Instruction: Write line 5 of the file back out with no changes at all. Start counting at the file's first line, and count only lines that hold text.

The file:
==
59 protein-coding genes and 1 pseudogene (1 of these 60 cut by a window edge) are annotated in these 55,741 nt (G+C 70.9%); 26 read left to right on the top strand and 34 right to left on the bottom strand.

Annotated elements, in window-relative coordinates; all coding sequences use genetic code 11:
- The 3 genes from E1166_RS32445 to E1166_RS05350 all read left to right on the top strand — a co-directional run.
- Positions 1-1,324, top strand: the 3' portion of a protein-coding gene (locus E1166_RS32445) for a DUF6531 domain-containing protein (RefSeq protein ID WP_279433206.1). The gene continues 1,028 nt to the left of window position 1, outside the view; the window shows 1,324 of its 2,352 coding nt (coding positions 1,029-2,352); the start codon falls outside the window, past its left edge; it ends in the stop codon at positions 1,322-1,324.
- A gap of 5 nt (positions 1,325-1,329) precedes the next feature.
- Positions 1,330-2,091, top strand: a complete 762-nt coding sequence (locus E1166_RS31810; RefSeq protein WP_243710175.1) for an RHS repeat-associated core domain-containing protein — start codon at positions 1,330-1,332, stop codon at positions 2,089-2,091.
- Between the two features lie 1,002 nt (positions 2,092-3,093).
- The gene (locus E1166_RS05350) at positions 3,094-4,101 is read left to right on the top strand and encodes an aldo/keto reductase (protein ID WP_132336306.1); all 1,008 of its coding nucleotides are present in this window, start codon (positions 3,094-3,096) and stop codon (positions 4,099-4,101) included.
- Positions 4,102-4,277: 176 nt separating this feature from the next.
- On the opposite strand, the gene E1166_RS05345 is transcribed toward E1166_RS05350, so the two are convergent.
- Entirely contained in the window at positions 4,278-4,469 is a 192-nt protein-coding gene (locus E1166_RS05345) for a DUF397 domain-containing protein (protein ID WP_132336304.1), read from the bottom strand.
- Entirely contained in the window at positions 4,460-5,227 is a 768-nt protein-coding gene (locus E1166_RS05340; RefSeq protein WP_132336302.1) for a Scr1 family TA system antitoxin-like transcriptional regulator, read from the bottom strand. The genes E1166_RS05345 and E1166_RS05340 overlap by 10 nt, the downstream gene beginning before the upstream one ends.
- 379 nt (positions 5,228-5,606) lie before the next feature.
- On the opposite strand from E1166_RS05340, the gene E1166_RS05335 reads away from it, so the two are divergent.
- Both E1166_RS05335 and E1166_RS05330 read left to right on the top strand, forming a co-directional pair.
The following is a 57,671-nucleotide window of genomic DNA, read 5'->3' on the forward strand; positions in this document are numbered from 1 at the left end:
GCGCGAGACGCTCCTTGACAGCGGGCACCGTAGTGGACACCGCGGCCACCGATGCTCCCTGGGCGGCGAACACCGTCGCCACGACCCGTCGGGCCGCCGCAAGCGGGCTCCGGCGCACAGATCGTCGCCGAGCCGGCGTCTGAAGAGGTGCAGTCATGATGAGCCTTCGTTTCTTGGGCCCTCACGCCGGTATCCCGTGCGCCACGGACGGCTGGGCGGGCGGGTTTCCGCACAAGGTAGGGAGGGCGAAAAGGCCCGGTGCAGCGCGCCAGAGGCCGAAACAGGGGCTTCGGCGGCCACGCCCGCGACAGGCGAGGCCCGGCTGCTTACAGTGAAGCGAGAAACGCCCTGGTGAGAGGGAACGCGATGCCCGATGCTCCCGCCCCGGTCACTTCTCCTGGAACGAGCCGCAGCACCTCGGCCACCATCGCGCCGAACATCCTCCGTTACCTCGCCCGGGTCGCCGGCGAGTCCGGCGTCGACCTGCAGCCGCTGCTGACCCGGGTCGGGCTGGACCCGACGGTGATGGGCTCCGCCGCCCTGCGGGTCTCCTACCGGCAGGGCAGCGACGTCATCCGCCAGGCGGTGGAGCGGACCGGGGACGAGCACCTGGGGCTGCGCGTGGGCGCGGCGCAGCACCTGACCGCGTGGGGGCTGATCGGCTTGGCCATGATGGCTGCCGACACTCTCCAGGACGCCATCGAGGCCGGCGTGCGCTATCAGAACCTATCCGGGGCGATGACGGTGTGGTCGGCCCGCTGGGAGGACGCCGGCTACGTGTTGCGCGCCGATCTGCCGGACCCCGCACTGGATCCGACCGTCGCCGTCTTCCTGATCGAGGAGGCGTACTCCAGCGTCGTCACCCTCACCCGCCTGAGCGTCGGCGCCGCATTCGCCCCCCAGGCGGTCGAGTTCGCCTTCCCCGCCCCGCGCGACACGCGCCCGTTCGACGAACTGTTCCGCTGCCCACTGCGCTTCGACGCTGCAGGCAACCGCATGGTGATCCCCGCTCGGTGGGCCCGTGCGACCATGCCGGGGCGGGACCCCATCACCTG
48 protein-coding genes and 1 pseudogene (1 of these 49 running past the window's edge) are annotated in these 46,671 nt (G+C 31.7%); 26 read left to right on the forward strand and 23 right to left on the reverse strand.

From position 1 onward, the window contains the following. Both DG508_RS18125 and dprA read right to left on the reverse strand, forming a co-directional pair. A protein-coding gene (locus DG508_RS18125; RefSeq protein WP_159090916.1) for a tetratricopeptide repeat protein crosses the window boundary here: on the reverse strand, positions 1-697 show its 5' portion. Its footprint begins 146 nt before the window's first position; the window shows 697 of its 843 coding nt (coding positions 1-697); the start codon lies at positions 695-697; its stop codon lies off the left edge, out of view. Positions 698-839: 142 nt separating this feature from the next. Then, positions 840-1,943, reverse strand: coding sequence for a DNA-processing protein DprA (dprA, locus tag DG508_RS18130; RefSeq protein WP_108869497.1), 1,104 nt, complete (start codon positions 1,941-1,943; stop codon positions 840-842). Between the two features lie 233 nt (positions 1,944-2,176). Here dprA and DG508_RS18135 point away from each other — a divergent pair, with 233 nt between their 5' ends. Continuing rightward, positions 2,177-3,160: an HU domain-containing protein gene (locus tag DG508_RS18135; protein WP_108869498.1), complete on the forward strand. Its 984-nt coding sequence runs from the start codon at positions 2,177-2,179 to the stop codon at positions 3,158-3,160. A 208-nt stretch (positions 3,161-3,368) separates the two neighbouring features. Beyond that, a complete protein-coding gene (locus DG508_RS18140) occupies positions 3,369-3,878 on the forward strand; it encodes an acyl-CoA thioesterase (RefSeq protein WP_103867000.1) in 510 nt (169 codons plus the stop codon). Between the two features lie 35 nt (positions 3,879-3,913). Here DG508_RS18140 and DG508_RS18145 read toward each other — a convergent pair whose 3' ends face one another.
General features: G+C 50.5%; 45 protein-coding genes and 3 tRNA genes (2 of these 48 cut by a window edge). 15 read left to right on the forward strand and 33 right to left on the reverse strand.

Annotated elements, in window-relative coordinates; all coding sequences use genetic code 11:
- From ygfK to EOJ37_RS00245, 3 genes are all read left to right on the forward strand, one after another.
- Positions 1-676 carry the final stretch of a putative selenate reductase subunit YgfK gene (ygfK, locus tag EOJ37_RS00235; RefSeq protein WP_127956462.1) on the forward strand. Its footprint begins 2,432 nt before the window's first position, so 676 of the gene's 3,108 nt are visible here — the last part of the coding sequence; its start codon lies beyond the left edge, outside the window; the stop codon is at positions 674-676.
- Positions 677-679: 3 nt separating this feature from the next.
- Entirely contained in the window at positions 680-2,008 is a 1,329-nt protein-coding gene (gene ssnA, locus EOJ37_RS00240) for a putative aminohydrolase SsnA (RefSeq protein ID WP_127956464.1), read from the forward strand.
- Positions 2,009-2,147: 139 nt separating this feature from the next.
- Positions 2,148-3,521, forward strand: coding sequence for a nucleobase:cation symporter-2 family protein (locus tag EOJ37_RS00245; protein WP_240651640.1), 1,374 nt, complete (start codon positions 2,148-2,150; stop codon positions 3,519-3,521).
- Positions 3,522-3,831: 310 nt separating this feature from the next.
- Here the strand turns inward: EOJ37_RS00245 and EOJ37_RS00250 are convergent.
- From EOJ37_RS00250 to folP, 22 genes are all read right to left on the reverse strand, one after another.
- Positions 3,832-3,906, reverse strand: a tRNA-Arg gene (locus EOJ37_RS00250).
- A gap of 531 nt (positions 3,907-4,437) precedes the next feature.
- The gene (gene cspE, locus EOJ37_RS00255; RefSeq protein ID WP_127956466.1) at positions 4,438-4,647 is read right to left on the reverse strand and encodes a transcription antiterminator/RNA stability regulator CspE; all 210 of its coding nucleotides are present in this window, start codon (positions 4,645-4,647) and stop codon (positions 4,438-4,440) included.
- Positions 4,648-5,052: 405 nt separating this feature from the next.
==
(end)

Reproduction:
- A gap of 5 nt (positions 1,325-1,329) precedes the next feature.